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We need to talk about Clemson's recruiting class

The recruiting classes that built the 2018 national champions were ranked, respectively, Nos. 16, 9, 11, 16 and 7. That's If everything breaks our way, maybe we can make the Orange Bowl level recruiting, not Send Nick Saban scampering back to Tuscaloosa with his tail between his legs recruiting.

If we take the recruiting experts at their word, Clemson's talent level should not produce the results that the 2018 Tigers did -- the first 15-0 team in more than a century, winning their two College Football Playoff games by a total of 74-19, and winning their final 10 games by an average of 36.1 points. Based solely on their recruiting rankings, this is not a program that should be 55-4 in its last four seasons, sitting on a run of four straight Playoff berths, four straight ACC titles and two national championships in three seasons.

Clearly, Clemson's coaching staff has unlocked the ability to take really good, not great recruiting classes and produce historically great results.

Which begs the question: What happens if Clemson starts recruiting at a historically great level? Whatever the answer, we're about to find out.

On Sunday, the nation's No. 1 team added the No. 1 quarterback recruit to its already No. 1-ranked recruiting class when Bellflower, Calif., prospect DJ Uiagalelei committed to Clemson.

Uiagalelei picked Clemson over Oregon despite the fact the Ducks will have a vacant quarterback position after this season, while Trevor Lawrence will still be firmly entrenched as Clemson's starter for at least one and possibly two seasons with Uiagalelei on the roster. Quarterbacks want the ball, and they're not going to sit around and wait for it -- at least, at every school other than Clemson. Uiagalelei can throw a baseball 95 miles per hour and already draws comparisons to active NFL quarterbacks. With the nation's top quarterback prospect on the board, Clemson only adds to its lead in the 2020 recruiting rankings. The Tigers' 14-man class is nearly 20 points ahead of LSU's 14-man class in the 247Sports Composite rankings, with a player average of 95.72, nearly two points ahead of LSU as well. In addition to Uiagalelei, Clemson has secured the pledges of Damascus, Md., defensive tackle Bryan Breese (the No. 2 player in the class, per 247Sports Composite rankings), Lakeland, Fla., running back Demarkcus Brown (No. 17) and Jacksonville cornerback Fred Davis II (No. 28). Recruiting experts widely expect Clemson as the favorite to land Columbia, S.C., defensive end Jordan Burch (No. 5) and Powder Springs, Ga., defensive end Myles Murphy (No. 8), and don't be surprised if they land either Upland, Calif., linebacker Justin Flowe (No. 3) or Burien, Wash., linebacker Sav'ell Smalls (No. 4). And that's in addition to the 10 4-stars the Tigers already have in the boat. In the 247Sports formula, Clemson sits at 273.62 points with a player average of 95.72. The 247Sports Composite record for a class is held by Florida's 2010 haul, a 28-man unit that scored 324.62 points; the player average record is held by Ohio State's 2017 class, a 21-man group that averaged 94.59. Before we go any further, let's make sure no one turns this into something it's not. Clemson was still recruiting at a high level before this current cycle. Trevor Lawrence was the No. 1 player in the country in 2018; All-American defensive tackles Dexter Lawrence and Christian Wilkins were 5-stars, as was All-American offensive tackle Mitch Hyatt; the No. 3 player in the 2018 class, defensive end Xavier Thomas, came off the bench because of the overwhelming talent and depth in front of him. Historically speaking, this can go one of two ways. Either the new recruits arrive to campus feeling like they've arrived simply because the recruiting services liked them and they're wearing Clemson orange, or they push all that noise aside and Clemson builds a dynasty unlike anything the sport has ever seen. Knowing Dabo Swinney's program as we do -- with culture being emphasized above all else -- it seems Door No. 2 is the more likely of the two. "My faith is important to me, and the first time I went out there was in June, and that's what sold me, knowing they're all big Christians," Uiagalelei told ESPN. "I didn't commit when I was out there, but that's when I told myself that's where I wanted to be."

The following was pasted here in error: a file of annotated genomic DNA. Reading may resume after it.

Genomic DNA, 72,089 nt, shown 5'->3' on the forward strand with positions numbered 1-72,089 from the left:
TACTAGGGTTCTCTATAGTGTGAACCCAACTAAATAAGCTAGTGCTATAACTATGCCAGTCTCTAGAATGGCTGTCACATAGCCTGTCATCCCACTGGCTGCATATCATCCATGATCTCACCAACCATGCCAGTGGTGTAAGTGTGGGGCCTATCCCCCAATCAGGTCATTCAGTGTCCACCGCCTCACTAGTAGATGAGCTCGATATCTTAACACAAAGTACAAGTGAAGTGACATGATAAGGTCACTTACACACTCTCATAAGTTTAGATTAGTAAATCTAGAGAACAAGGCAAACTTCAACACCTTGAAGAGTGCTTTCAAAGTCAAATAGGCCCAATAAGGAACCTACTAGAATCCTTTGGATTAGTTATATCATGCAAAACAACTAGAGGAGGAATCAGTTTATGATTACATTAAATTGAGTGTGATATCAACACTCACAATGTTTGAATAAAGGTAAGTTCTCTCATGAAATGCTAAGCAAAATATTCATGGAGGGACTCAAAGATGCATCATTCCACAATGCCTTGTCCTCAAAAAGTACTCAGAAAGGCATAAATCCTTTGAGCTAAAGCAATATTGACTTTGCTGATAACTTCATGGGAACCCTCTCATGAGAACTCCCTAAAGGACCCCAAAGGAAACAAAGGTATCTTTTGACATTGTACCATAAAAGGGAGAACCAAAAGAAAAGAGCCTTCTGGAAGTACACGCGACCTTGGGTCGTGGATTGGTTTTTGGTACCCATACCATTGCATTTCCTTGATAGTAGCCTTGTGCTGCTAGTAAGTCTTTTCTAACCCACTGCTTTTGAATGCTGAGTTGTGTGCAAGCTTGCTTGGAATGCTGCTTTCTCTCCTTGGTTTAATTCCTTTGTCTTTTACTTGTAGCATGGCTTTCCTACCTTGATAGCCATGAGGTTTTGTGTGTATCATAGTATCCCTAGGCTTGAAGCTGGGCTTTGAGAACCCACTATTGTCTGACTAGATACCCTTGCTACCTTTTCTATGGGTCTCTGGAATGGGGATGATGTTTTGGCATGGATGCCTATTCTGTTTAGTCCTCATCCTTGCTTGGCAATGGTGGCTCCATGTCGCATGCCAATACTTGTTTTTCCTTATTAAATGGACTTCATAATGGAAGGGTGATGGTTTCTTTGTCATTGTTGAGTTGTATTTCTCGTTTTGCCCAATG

I don't want to speak for Clemson's co-offensive coordinator, but I believe Scott undersold it in the tweet posted above. These days, every day is a great day to be a Clemson Tiger.